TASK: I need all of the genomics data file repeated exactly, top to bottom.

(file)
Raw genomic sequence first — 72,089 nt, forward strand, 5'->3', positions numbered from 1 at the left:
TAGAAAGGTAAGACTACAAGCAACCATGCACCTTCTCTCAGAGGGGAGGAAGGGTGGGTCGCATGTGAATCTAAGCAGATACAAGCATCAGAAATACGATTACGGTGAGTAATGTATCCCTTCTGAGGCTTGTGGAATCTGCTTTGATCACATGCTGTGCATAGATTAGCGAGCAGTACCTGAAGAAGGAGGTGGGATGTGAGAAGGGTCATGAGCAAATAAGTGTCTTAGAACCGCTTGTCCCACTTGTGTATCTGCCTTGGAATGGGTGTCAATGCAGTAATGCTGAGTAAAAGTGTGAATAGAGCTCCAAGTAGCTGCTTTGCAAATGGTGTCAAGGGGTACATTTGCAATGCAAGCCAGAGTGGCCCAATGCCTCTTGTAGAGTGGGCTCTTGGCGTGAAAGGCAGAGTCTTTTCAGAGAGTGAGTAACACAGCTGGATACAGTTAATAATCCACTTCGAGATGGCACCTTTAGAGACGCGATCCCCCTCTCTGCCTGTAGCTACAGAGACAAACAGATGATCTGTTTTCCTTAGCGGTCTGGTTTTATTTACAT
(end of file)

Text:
Raw genomic sequence first — 72,089 nt, forward strand, 5'->3', positions numbered from 1 at the left:
TAGAAAGGTAAGACTACAAGCAACCATGCACCTTCTCTCAGAGGGGAGGAAGGGTGGGTCGCATGTGAATCTAAGCAGATACAAGCATCAGAAATACGATTACGGTGAGTAATGTATCCCTTCTGAGGCTTGTGGAATCTGCTTTGATCACATGCTGTGCATAGATTAGCGAGCAGTACCTGAAGAAGGAGGTGGGATGTGAGAAGGGTCATGAGCAAATAAGTGTCTTAGAACCGCTTGTCCCACTTGTGTATCTGCCTTGGAATGGGTGTCAATGCAGTAATGCTGAGTAAAAGTGTGAATAGAGCTCCAAGTAGCTGCTTTGCAAATGGTGTCAAGGGGTACATTTGCAATGCAAGCCAGAGTGGCCCAATGCCTCTTGTAGAGTGGGCTCTTGGCGTGAAAGGCAGAGTCTTTTCAGAGAGTGAGTAACACAGCTGGATACAGTTAATAATCCACTTCGAGATGGCACCTTTAGAGACGCGATCCCCCTCTCTGCCTGTAGCTACAGAGACAAACAGATGATCTGTTTTCCTTAGCGGTCTGGTTTTATTTACAT